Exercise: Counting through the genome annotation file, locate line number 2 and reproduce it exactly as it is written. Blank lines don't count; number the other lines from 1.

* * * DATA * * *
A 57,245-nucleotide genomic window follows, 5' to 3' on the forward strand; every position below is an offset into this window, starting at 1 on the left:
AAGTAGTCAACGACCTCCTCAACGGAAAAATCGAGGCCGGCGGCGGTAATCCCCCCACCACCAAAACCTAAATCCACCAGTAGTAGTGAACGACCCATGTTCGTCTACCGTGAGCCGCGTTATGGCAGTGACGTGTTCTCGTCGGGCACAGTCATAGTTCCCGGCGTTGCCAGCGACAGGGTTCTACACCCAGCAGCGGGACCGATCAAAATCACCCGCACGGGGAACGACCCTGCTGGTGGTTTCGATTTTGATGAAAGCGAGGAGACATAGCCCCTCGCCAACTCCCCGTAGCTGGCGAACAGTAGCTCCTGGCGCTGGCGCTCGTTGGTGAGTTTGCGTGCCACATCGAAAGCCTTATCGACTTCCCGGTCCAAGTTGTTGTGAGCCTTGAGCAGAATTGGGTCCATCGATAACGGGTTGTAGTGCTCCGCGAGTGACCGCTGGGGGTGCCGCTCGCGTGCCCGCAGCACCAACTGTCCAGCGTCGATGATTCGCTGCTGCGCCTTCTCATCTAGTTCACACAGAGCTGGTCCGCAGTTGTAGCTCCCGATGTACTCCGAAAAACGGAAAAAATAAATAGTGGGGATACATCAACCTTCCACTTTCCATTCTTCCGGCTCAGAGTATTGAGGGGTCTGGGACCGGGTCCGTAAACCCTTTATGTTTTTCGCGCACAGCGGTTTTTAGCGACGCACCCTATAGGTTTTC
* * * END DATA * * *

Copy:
AAGTAGTCAACGACCTCCTCAACGGAAAAATCGAGGCCGGCGGCGGTAATCCCCCCACCACCAAAACCTAAATCCACCAGTAGTAGTGAACGACCCATGTTCGTCTACCGTGAGCCGCGTTATGGCAGTGACGTGTTCTCGTCGGGCACAGTCATAGTTCCCGGCGTTGCCAGCGACAGGGTTCTACACCCAGCAGCGGGACCGATCAAAATCACCCGCACGGGGAACGACCCTGCTGGTGGTTTCGATTTTGATGAAAGCGAGGAGACATAGCCCCTCGCCAACTCCCCGTAGCTGGCGAACAGTAGCTCCTGGCGCTGGCGCTCGTTGGTGAGTTTGCGTGCCACATCGAAAGCCTTATCGACTTCCCGGTCCAAGTTGTTGTGAGCCTTGAGCAGAATTGGGTCCATCGATAACGGGTTGTAGTGCTCCGCGAGTGACCGCTGGGGGTGCCGCTCGCGTGCCCGCAGCACCAACTGTCCAGCGTCGATGATTCGCTGCTGCGCCTTCTCATCTAGTTCACACAGAGCTGGTCCGCAGTTGTAGCTCCCGATGTACTCCGAAAAACGGAAAAAATAAATAGTGGGGATACATCAACCTTCCACTTTCCATTCTTCCGGCTCAGAGTATTGAGGGGTCTGGGACCGGGTCCGTAAACCCTTTATGTTTTTCGCGCACAGCGGTTTTTAGCGACGCACCCTATAGGTTTTC